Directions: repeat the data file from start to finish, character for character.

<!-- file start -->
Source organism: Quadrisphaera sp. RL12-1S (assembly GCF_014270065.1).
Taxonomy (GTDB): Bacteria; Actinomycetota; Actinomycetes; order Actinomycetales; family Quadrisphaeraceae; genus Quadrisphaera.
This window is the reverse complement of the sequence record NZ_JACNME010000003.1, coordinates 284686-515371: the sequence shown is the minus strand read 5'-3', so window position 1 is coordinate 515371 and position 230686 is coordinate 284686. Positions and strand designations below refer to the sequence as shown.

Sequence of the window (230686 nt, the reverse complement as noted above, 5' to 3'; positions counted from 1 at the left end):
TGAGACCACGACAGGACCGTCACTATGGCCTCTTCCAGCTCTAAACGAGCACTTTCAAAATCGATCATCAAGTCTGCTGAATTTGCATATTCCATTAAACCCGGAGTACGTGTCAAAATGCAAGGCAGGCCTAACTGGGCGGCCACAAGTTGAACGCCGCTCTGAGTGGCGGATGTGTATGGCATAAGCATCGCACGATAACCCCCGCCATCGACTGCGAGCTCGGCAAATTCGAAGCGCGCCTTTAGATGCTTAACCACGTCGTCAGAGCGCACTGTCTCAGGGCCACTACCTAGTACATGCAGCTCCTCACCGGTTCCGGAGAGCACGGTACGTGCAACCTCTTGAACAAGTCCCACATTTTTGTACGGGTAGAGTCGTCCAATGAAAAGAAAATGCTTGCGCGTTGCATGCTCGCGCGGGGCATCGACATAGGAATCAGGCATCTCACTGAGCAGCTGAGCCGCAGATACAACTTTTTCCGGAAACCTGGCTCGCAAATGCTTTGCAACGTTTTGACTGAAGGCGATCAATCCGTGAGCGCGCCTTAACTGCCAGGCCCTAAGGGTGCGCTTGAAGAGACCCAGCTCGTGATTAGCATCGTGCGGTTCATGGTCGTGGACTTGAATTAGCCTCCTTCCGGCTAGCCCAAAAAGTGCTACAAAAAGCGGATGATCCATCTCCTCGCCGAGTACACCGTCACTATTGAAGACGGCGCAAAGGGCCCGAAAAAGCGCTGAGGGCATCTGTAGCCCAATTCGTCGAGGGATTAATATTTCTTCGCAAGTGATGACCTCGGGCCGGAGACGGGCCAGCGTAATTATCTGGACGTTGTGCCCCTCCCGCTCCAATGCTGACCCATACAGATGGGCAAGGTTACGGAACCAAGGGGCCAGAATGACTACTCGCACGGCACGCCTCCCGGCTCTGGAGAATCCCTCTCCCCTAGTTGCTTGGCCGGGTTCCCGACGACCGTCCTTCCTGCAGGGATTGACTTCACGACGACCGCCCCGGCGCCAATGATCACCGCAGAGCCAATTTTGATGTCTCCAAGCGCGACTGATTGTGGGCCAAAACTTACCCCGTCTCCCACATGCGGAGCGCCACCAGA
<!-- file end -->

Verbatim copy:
Source organism: Quadrisphaera sp. RL12-1S (assembly GCF_014270065.1).
Taxonomy (GTDB): Bacteria; Actinomycetota; Actinomycetes; order Actinomycetales; family Quadrisphaeraceae; genus Quadrisphaera.
This window is the reverse complement of the sequence record NZ_JACNME010000003.1, coordinates 284686-515371: the sequence shown is the minus strand read 5'-3', so window position 1 is coordinate 515371 and position 230686 is coordinate 284686. Positions and strand designations below refer to the sequence as shown.

Sequence of the window (230686 nt, the reverse complement as noted above, 5' to 3'; positions counted from 1 at the left end):
TGAGACCACGACAGGACCGTCACTATGGCCTCTTCCAGCTCTAAACGAGCACTTTCAAAATCGATCATCAAGTCTGCTGAATTTGCATATTCCATTAAACCCGGAGTACGTGTCAAAATGCAAGGCAGGCCTAACTGGGCGGCCACAAGTTGAACGCCGCTCTGAGTGGCGGATGTGTATGGCATAAGCATCGCACGATAACCCCCGCCATCGACTGCGAGCTCGGCAAATTCGAAGCGCGCCTTTAGATGCTTAACCACGTCGTCAGAGCGCACTGTCTCAGGGCCACTACCTAGTACATGCAGCTCCTCACCGGTTCCGGAGAGCACGGTACGTGCAACCTCTTGAACAAGTCCCACATTTTTGTACGGGTAGAGTCGTCCAATGAAAAGAAAATGCTTGCGCGTTGCATGCTCGCGCGGGGCATCGACATAGGAATCAGGCATCTCACTGAGCAGCTGAGCCGCAGATACAACTTTTTCCGGAAACCTGGCTCGCAAATGCTTTGCAACGTTTTGACTGAAGGCGATCAATCCGTGAGCGCGCCTTAACTGCCAGGCCCTAAGGGTGCGCTTGAAGAGACCCAGCTCGTGATTAGCATCGTGCGGTTCATGGTCGTGGACTTGAATTAGCCTCCTTCCGGCTAGCCCAAAAAGTGCTACAAAAAGCGGATGATCCATCTCCTCGCCGAGTACACCGTCACTATTGAAGACGGCGCAAAGGGCCCGAAAAAGCGCTGAGGGCATCTGTAGCCCAATTCGTCGAGGGATTAATATTTCTTCGCAAGTGATGACCTCGGGCCGGAGACGGGCCAGCGTAATTATCTGGACGTTGTGCCCCTCCCGCTCCAATGCTGACCCATACAGATGGGCAAGGTTACGGAACCAAGGGGCCAGAATGACTACTCGCACGGCACGCCTCCCGGCTCTGGAGAATCCCTCTCCCCTAGTTGCTTGGCCGGGTTCCCGACGACCGTCCTTCCTGCAGGGATTGACTTCACGACGACCGCCCCGGCGCCAATGATCACCGCAGAGCCAATTTTGATGTCTCCAAGCGCGACTGATTGTGGGCCAAAACTTACCCCGTCTCCCACATGCGGAGCGCCACCAGA